Consumers’ responses to front-of-pack labels that vary by interpretive content
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Previous research has shown that front-of-pack labels (FoPLs) can assist people to make healthier food choices if they are easy to understand and people are motivated to use them. There is some evidence that FoPLs providing an assessment of a food’s health value (evaluative FoPLs) are easier to use than those providing only numerical information on nutrients (reductive FoPLs). Recently, a new evaluative FoPL (the Health Star Rating (HSR)) has been introduced to Australia and New Zealand. The HSR features a summary indicator, differentiating it from many other FoPLs being used around the world. The aim of this study was to understand how consumers of all ages use and make sense of reductive FoPLs and evaluative FoPLs including evaluative FoPLs with and without summary indicators. Ten focus groups were conducted in Perth, Western Australia with adults (n=50) and children aged 10-17 years (n=35) to explore reactions to one reductive FoPL (the Daily Intake Guide), an existing evaluative FoPL (multiple traffic lights), and a new evaluative FoPL (the HSR). Participants preferred the evaluative FoPLs over the reductive FoPL, with the strongest preference being for the FoPL with the summary indicator (HSR). Discussions revealed the cognitive strategies used when interpreting each FoPL (e.g., using cut offs, heuristics, and the process of elimination), which differed according to FoPL format. Most participants reported being motivated to use the evaluative FoPLs (particularly the HSR) to make choices about foods consumed as part of regular daily meals, but not for discretionary foods consumed as snacks or deserts. The findings provide further evidence of the potential utility of evaluative FoPLs in supporting healthy food choices and can assist policy makers in selecting between alternative FoPL formats.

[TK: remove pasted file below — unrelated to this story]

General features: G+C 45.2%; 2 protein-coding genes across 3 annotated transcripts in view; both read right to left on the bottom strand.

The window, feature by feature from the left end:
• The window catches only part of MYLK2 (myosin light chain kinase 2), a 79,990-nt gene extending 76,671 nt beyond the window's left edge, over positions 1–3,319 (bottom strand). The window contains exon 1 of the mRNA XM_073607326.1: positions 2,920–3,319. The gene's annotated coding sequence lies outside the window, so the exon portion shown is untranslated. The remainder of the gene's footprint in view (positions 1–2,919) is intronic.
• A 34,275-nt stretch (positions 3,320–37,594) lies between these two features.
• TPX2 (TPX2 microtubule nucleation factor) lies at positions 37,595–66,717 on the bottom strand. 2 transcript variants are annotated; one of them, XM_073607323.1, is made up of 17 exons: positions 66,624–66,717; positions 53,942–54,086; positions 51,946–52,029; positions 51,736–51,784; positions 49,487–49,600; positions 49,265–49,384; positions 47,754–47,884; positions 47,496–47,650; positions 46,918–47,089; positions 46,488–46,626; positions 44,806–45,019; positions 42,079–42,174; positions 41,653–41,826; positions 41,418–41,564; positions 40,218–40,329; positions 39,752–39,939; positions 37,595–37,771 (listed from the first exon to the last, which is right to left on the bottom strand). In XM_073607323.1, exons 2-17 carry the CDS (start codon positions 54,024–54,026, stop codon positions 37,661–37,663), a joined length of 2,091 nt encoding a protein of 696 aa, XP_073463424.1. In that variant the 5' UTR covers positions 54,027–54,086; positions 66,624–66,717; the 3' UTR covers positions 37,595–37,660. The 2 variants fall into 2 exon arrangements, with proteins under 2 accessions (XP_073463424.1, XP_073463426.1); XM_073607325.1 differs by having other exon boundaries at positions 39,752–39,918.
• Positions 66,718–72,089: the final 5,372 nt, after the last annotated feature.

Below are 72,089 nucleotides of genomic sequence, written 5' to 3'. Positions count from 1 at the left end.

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Pettigrew, Simone; Talati, Zenobia; Miller, C.; Dixon, H.; Kelly, B.; Ball, K. (2016)There is strong interest in front-of-pack labels (FoPLs) as a potential mechanism for improving diets, and therefore health, at the population level. The present study examined Australian consumers' preferences for different ...
The relative ability of different front-of-pack labels to assist consumers discriminate between healthy, moderately healthy, and unhealthy foodsTalati, Zenobia; Pettigrew, Simone; Ball, K.; Hughes, C.; Kelly, B.; Neal, B.; Dixon, H. (2017)The degree to which different front-of-pack labels (FoPLs) can assist consumers to make healthy choices seems to depend on the extent to which the FoPLs provide an interpretation of the nutrition information presented. ...
The combined effect of front-of-pack nutrition labels and health claims on consumers’ evaluation of food productsTalati, Zenobia; Pettigrew, Simone; Hughes, C.; Dixon, H.; Kelly, B.; Ball, K.; Miller, C. (2016)The majority of studies examining the effect of nutrition information on food packets (such as the nutrition information panel (NIP), front-of-pack labels (FoPLs) and health claims) have examined each in isolation, even ...